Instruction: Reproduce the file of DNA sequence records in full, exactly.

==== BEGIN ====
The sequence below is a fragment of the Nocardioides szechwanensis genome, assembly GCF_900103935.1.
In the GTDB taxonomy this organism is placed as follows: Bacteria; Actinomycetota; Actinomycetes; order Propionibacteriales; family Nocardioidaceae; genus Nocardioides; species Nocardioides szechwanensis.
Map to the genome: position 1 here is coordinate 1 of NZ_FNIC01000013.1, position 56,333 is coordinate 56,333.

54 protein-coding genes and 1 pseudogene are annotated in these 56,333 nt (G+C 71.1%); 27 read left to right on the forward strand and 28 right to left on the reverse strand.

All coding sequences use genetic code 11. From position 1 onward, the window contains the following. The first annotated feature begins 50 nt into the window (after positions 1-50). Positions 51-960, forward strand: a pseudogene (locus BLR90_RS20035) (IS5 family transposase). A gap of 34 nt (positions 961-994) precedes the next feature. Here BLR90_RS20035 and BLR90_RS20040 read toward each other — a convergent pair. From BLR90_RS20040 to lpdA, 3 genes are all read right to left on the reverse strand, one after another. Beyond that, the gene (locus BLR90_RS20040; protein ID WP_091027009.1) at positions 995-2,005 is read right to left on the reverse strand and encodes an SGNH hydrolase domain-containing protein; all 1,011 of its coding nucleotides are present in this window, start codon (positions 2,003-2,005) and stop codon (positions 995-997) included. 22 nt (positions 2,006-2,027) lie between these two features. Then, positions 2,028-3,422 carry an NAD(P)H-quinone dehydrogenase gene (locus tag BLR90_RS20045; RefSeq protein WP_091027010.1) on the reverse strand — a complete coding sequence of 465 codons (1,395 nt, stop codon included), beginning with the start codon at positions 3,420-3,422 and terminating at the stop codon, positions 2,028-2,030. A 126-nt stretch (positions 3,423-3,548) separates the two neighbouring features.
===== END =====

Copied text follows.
The sequence below is a fragment of the Nocardioides szechwanensis genome, assembly GCF_900103935.1.
In the GTDB taxonomy this organism is placed as follows: Bacteria; Actinomycetota; Actinomycetes; order Propionibacteriales; family Nocardioidaceae; genus Nocardioides; species Nocardioides szechwanensis.
Map to the genome: position 1 here is coordinate 1 of NZ_FNIC01000013.1, position 56,333 is coordinate 56,333.

54 protein-coding genes and 1 pseudogene are annotated in these 56,333 nt (G+C 71.1%); 27 read left to right on the forward strand and 28 right to left on the reverse strand.

All coding sequences use genetic code 11. From position 1 onward, the window contains the following. The first annotated feature begins 50 nt into the window (after positions 1-50). Positions 51-960, forward strand: a pseudogene (locus BLR90_RS20035) (IS5 family transposase). A gap of 34 nt (positions 961-994) precedes the next feature. Here BLR90_RS20035 and BLR90_RS20040 read toward each other — a convergent pair. From BLR90_RS20040 to lpdA, 3 genes are all read right to left on the reverse strand, one after another. Beyond that, the gene (locus BLR90_RS20040; protein ID WP_091027009.1) at positions 995-2,005 is read right to left on the reverse strand and encodes an SGNH hydrolase domain-containing protein; all 1,011 of its coding nucleotides are present in this window, start codon (positions 2,003-2,005) and stop codon (positions 995-997) included. 22 nt (positions 2,006-2,027) lie between these two features. Then, positions 2,028-3,422 carry an NAD(P)H-quinone dehydrogenase gene (locus tag BLR90_RS20045; RefSeq protein WP_091027010.1) on the reverse strand — a complete coding sequence of 465 codons (1,395 nt, stop codon included), beginning with the start codon at positions 3,420-3,422 and terminating at the stop codon, positions 2,028-2,030. A 126-nt stretch (positions 3,423-3,548) separates the two neighbouring features.